Ken has had time to start training two of our Suffolk Punch horses. Sandy and Eli are both coming along well. I look forward to having a barn full of trained horses. Caesar is always happy to ride along on the sleigh during training sessions. The sleigh in the summer is a hard pull and helps keep the new horse under control. It is also a good way to get them used to the sound of something behind them, especially when the sleigh runners are on the gravel lane-way!

Ken and Caesar Training Sandy (on left)
Ken and Caesar Training Sandy (on left)
Sandy with her mother Suzie
Sandy with her mother Suzie


Once in a while the old tongues on our horse drawn equipment break and need replacing. Ken has cut out some blanks with his saw mill that can be used to make new ones. Bill has had the job of making two new tongues this week.

Bill Making Two New Tongues
Bill Making Two New Tongues


We have had some recipes forwarded to us by CSA members and are happy to pass them along!

From Vicci Coughlin:

I was happy to see the baby zucchini today and do this simple pasta recipe again, thought I’d pass it along.  It is from an early Jamie Oliver cookbook.

Baby Zucchini Pasta

This is a light, fragrant and very quickly made pasta dish using very firm baby zucchini, which hardly needs to be cooked at all.  The idea is to slice them as thinly as possible in an irregular fashion.  The big fat zucchini that are fluffy inside, won’t do for this recipe.

Serves 4

1/4 cup olive oil

1 clove finely chopped garlic

8-10 small very firm zucchini

juice of 1 lemon

1 good handful of fresh basil leaves, torn

1 pound of pasta

salt and freshly ground black pepper

3 1/2 oz. Parmesan cheese, grated.

Put the olive oil and garlic into a thick bottomed pan and set over medium-high heat and fry for about 30 seconds without colouring, then add your baby zucchini and toss gently.  After about 2 minutes squeeze in the juice of the lemon, add the basil and cook a little longer.

Meanwhile cook the past in boiling salted water until al dente.  Toss it with the zucchini to mix the flavours, season to taste and add the Parmesan to round all the flavours together- you may need a little extra olive oil to loosen it.  Serve with some torn basil and a sprinkling of Parmesan on top.

From Lisa Koivu:

Macaroni and Cheese
One large red onion
4 tbsp butter
4 tbsp flour
1 “pail” spinach
1 box whole wheat rotini or fusili
3 c milk
3 c grated cheddar cheese
To the cheddar cheese, add 2 tbsp flour and mix together. Set aside.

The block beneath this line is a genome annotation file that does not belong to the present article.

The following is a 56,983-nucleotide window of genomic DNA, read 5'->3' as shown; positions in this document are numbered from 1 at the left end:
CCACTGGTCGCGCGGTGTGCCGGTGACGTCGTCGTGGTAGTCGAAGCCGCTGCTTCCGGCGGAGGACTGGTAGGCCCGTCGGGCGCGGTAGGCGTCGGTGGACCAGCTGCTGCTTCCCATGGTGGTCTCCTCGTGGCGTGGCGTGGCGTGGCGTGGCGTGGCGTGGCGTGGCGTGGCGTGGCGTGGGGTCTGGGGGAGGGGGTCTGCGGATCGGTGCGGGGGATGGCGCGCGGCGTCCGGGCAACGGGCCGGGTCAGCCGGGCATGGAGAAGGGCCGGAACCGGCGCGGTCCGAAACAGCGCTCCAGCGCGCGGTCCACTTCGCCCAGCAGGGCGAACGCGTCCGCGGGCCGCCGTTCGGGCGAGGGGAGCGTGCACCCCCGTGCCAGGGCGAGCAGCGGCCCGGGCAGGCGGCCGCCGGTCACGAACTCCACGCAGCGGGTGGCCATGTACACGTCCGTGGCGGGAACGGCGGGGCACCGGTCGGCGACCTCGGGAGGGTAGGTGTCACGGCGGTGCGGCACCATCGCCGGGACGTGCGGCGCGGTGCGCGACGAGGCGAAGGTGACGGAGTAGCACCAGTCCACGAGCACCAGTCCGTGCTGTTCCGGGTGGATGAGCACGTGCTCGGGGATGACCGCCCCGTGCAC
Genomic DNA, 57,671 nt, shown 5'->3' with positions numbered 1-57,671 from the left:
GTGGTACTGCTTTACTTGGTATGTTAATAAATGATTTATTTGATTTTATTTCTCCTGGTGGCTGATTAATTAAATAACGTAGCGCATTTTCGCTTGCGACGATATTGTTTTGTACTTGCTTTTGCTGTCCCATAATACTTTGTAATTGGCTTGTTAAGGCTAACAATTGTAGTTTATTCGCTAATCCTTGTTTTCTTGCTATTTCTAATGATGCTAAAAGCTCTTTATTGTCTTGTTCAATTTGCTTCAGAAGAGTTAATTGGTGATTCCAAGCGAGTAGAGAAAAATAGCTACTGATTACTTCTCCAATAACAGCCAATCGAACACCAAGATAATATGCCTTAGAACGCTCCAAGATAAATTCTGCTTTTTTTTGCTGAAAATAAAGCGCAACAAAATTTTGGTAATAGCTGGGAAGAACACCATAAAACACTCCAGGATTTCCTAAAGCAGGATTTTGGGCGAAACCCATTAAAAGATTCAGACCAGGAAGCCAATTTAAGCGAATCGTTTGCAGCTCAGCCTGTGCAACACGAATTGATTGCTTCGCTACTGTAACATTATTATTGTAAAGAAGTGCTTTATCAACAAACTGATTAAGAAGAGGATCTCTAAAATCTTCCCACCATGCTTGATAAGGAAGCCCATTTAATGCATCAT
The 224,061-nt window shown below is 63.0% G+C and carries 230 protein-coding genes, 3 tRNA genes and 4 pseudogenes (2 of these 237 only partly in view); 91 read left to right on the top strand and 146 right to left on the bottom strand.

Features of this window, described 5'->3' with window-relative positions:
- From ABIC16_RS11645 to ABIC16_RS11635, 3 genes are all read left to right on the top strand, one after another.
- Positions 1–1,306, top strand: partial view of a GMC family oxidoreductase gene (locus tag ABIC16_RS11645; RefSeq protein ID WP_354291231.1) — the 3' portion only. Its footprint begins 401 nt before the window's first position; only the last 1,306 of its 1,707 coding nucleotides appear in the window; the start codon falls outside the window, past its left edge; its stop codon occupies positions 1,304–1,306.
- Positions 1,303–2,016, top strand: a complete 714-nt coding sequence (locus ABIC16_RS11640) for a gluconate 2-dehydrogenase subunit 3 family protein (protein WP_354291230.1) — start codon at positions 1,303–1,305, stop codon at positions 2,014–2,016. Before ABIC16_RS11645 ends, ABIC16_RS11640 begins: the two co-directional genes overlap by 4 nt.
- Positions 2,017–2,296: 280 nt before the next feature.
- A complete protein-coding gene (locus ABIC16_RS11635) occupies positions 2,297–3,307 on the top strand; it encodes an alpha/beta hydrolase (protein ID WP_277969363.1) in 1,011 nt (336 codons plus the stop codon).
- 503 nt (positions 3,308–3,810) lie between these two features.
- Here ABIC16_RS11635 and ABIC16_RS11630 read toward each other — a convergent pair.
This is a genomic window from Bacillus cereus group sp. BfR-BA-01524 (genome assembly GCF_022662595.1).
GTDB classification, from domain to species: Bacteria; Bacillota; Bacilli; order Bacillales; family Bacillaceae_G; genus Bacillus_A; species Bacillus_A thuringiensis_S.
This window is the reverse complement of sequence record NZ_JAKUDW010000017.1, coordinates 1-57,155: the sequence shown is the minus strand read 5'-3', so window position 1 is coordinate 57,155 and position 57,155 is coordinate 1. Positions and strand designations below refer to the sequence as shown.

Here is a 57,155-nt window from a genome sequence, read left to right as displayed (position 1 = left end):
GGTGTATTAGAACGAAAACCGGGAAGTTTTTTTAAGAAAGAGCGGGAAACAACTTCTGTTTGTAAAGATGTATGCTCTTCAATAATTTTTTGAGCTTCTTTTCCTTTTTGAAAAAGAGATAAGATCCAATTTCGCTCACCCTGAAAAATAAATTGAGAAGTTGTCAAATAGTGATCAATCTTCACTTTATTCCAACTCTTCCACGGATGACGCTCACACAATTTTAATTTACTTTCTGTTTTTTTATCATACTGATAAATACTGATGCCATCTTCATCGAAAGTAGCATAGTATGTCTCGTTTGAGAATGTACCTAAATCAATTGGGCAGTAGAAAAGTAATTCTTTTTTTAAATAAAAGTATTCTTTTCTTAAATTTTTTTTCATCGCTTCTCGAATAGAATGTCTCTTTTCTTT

Bring water to boil and cook pasta according to directions.
Chop spinach.
During last 3 minutes of cooking, add spinach to the pot. Drain well once time has finished.
In a 8 c microwave dish, put the butter and the onion, finely chopped. Microwave on high for 5 minutes.
Whisk in 2 tbsp of flour to make a “roux”.
Immediately add milk.
Microwave milk mixture on high for five minutes. Then whisk. Continue to cook a minute at a time, until mixture has thickened (you want to watch it so it doesn’t boil over).
Add the cheese and flour mixture.
Combine the cheese mixture and the pasta in a large white casserole dish. Bake at 350 for 30 minutes. Optional: Add cubed cooked chicken or ham before baking.

Homemade Pasta Sauce
1 large red onion, chopped
1 clove garlic, chopped finely or put through a press
3 quarts tomatoes, peeled and chopped.
1 sweet pepper
2 tbsp olive oil.
1 eggplant, or any summer squash, peeled and diced
3 basil leaves, chopped
1 pound cooked hamburg or sausage (optional)
In a large 5 quart pot, heat olive oil.
Add onions and garlic and pepper
Sautee for about 5 minutes or until golden, on medium-hi heat.
Add tomatoes and basil and salt to taste – at least one tsp.
Cover and simmer for 20 minutes, or until tomatoes are very mushy.
Cool for about 20 minutes.
Put the entire mixture through a food processor to puree.
After pureeing, add the hamburger if desired.
You could probably hide a lot of other veggies in there, depending on what’s available in the garden.

Crock Pot Stew
1 lb stewing beef, cut into bite-sized pieces and tossed with 2 tbsp flour to coat.
Savory and marjoram, as available
2 tsp salt or seasoning salt
3 large tomatoes, peeled and chopped
1 large onion, chopped
2 cloves garlic, pressed or chopped
Amazing veggies from Orchard Hill – chopped into bite sized pieces. Could include, but not limited to, beans, carrots, summer squash, peppers, kale, chard….
Put the entire mixture in the crock pot and cook on low for 12 hours or high for 6 hours. If possible, stir well for the first hour to prevent flour from sticking to the bottom. Tastes better the second day.
Note: Sometimes I use an envelope of Lipton Onion Soup Mix when I make this in the winter, but I try not to resort to that with CSA veggies.